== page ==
Perhaps contrary to common belief, there are (actually lots) of competitive & relatively free elections held in China, especially in the 2007-2012 reform era. However, those were limited to the local level, and the elected officials had little influence at higher levels.
Competitive and relatively free elections are held at the village level. Under Chinese law (Articles 30 and 111 of the PRC constitution), villages do not constitute administrative units (i.e., there is no "village-level government"), and are instead "organs of local autonomy".
Every village has a Villager's Committee, and members serve terms of 5 years. Those elections are relatively free, in that every villager over the age of 18 can run, and there's no pre-approved list of candidates. Committee members have vast powers over the administration of the village, and has some oversight over the policies of the local township government. However, there are lots of problems with this system: corruption & nepotism is an apparent one, and elected officials are often subject to pressure from the local township and/or county government.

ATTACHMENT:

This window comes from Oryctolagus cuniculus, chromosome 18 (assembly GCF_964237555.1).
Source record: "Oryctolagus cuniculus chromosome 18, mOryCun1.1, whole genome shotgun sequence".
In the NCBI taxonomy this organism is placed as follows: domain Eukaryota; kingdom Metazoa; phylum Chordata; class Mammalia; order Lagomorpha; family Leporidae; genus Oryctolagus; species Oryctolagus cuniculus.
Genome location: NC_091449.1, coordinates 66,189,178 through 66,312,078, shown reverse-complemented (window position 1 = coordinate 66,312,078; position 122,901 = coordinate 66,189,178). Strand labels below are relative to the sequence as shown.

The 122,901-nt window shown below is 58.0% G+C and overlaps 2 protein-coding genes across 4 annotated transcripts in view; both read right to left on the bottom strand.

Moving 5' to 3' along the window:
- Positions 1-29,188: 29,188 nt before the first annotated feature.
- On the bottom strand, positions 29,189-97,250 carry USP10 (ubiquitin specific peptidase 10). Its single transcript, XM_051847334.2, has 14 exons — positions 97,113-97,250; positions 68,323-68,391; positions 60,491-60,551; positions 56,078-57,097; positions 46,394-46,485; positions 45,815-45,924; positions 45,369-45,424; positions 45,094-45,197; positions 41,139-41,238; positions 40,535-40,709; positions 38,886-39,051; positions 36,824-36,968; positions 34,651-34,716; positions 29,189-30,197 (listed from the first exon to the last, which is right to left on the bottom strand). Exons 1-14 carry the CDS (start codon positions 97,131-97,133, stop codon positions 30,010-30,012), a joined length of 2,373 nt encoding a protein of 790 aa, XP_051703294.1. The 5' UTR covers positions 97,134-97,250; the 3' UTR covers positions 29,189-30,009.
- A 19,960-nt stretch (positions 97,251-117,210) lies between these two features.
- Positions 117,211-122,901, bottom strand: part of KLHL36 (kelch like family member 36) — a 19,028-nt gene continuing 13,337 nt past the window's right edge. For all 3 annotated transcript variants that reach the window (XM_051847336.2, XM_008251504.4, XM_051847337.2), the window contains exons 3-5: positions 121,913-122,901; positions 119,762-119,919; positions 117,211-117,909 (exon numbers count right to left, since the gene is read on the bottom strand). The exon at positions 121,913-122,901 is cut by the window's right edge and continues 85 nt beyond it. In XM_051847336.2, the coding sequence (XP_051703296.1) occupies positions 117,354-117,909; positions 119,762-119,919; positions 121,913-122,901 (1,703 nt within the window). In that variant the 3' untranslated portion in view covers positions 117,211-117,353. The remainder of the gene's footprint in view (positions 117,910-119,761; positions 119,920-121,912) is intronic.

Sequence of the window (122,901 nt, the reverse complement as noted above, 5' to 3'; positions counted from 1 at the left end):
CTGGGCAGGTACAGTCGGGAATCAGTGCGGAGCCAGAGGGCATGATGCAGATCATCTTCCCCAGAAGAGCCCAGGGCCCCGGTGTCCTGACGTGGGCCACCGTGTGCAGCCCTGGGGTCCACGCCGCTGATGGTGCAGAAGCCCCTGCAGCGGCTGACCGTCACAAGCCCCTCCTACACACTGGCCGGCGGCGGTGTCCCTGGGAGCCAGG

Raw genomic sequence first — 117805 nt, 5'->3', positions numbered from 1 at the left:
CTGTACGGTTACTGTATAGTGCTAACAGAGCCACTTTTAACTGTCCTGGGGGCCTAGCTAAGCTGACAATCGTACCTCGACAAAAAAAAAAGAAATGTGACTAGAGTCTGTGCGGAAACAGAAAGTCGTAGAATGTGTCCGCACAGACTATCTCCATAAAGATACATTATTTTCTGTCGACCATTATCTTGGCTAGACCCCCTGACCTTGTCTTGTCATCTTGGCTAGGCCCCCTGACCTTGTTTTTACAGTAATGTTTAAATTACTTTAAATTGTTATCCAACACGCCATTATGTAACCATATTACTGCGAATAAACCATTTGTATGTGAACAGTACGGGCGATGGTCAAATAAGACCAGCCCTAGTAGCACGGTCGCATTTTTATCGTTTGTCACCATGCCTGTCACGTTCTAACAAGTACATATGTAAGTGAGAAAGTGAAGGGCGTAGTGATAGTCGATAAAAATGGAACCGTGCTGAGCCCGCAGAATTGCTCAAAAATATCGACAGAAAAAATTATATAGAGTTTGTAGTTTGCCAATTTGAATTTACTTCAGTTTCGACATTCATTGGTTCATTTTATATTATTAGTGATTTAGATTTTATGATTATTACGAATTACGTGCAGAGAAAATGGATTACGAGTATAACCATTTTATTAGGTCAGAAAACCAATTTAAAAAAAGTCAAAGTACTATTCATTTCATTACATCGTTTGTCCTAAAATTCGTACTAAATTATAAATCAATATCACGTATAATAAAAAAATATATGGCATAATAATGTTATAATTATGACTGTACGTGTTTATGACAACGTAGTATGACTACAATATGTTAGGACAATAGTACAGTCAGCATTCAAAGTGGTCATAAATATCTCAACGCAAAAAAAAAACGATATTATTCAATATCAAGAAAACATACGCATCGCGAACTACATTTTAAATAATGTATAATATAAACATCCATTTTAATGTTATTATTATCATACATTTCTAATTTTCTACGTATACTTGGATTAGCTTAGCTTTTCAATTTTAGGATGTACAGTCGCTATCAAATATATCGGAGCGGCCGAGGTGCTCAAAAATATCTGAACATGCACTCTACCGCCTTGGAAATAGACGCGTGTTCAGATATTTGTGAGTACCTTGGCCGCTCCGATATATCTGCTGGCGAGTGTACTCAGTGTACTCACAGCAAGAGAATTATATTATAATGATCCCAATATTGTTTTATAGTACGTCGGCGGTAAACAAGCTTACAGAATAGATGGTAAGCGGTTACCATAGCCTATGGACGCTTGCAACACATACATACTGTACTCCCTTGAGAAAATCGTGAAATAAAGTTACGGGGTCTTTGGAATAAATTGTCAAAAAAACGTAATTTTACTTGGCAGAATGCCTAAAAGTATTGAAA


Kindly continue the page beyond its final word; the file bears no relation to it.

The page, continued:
The elections for local People's Congresses, i.e., legislature, remain under tight control. The elections are competitive, but all the candidates are pre-approved by local government and party organs. Very occasionally, non-pre-approved candidates somehow make it into the list of candidates, but those candidates are often pressured, sometimes violently.